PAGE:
Egypt Pulse

Brotherhood detainees feel their leaders abandoned them

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Article Summary
A group of Muslim Brotherhood detainees have signed a letter from inside prison, asking the authorities to pardon them as they are ready to quit political work after feeling abandoned by the group’s leadership.

CAIRO — From within the confines of Egyptian jails, a group of young Muslim Brotherhood members arrested for political and criminal reasons launched an initiative Aug. 11 to resolve their stalemate with the Egyptian authorities. They issued written statements headlined “A letter from arrested young people to Muslim Brotherhood leaders.” 

In their letter, they called on the current Brotherhood leaders to cede their place to those who are more competent in leading the group’s affairs, to find a quick solution to the prisoners' case, take decisive action for mediating with the Egyptian political leadership to get Brotherhood detainees released. 

The letter comes as a former detainee close to the Brotherhood, Omar Hassan, posted Aug. 19 on his Facebook account a suggestion that each pardon seeker pay a sum of money as “bail or ransom or donation to the Tahya Misr Fund” in foreign currency to support the recovery of the Egyptian economy. Hassan, who specified that the Muslim Brotherhood is not linked to his proposal, suggested that each detainee pay $5,000. Tahya Misr, or Long Live Egypt, is a fund that helps pay for social development programs.

The letter was handwritten by a young detainee and signed by 350 detainees in one of Egypt’s prisons, and was approved by 1,350 others in jails across the country. One of the detainees' parents reportedly acquired a copy of the letter during a visit, and it was later leaked to the media through media figures and rights’ activists.

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Since the ouster of President Mohammed Morsi in 2013, Egypt has been leading a crackdown against the Muslim Brotherhood, with successive security blows targeting the group’s leadership to the arrest of many of its members. Others were tried in court, and some Brotherhood members were killed. Morsi died in court at age 67 in June.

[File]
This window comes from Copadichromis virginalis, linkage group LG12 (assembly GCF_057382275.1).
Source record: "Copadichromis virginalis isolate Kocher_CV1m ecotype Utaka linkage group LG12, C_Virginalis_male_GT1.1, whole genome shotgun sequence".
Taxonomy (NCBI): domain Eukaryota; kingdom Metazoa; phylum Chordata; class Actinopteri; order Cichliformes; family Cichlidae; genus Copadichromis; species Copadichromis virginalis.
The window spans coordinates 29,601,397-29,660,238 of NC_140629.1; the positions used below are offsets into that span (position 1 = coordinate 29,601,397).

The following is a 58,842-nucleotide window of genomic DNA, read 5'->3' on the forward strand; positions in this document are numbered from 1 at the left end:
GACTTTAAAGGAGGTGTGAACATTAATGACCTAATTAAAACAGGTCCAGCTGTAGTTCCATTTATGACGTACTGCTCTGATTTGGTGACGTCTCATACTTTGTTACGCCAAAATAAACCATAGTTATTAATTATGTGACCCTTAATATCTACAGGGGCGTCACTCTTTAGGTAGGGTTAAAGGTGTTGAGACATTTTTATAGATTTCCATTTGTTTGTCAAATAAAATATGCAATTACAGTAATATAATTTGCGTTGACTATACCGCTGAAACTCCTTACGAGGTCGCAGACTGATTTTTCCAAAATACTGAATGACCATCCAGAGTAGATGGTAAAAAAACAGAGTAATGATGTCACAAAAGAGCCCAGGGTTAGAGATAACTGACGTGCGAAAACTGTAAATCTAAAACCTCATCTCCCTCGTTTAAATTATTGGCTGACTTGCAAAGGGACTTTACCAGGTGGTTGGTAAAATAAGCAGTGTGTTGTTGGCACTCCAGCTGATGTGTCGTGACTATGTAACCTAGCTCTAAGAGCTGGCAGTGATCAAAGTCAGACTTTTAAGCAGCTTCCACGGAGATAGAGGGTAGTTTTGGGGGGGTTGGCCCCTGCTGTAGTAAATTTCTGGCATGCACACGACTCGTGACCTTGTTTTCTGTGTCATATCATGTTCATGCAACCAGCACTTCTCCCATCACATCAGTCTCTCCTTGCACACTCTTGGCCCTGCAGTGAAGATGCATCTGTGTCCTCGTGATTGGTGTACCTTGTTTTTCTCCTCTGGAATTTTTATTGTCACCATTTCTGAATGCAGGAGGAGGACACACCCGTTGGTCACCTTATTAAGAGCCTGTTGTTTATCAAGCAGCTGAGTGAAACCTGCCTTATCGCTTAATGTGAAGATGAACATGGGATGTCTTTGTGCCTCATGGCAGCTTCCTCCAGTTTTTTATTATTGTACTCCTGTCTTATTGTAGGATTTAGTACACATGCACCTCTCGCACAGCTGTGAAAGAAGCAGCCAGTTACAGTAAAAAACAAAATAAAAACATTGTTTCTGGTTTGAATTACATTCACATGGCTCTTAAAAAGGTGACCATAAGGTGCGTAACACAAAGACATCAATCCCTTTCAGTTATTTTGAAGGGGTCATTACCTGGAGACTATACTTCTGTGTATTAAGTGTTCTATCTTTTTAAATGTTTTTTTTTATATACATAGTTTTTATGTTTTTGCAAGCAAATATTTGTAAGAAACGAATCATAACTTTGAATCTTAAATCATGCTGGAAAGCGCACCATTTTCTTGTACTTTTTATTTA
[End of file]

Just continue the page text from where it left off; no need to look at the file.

Meanwhile, divisions ripped through the Brotherhood ranks between the leaders and members in the absence of any signs of negotiations between the group’s leaders and the government to release those detained.

No official figures indicate the number of political detainees in Egyptian prisons. In September 2017, Human Rights Watch estimated the number of political detainees at 60,000 since 2014. Adalah for Rights and Freedoms reported 60 deaths due to medical negligence in jails between 2016 and 2018. During the first quarter of 2019, 22 detainees died, according to Adalah.

However, several Muslim Brotherhood leaders doubted the letter’s authenticity since it was sent by incarcerated members from inside jail. Ibrahim Munir, the secretary-general of the Muslim Brotherhood in London, told Al Jazeera over the phone Aug. 19 that it is a “fabricated security letter” aimed “to improve the image of the Egyptian authorities before the set date for holding the anti-torture conference.” 

The UN High Commissioner for Human Rights was to hold a regional conference to define and criminalize torture in Cairo on Sept. 24, but the conference was postponed after a wave of criticism from nongovernmental organizations, including rights groups.

Munir said, “Based on our experience for the past 60 years, Egyptian security plays such games, and it would be strange to believe it asked the culprit to be the key to the solution.”

Munir said, “These oppressors, the Egyptian ruling body, and this man, Abdel Fattah al-Sisi, are selling us this narrative before the anti-torture conference is held in Egypt. I believe security institutions fabricated this letter and forced some people to write it.”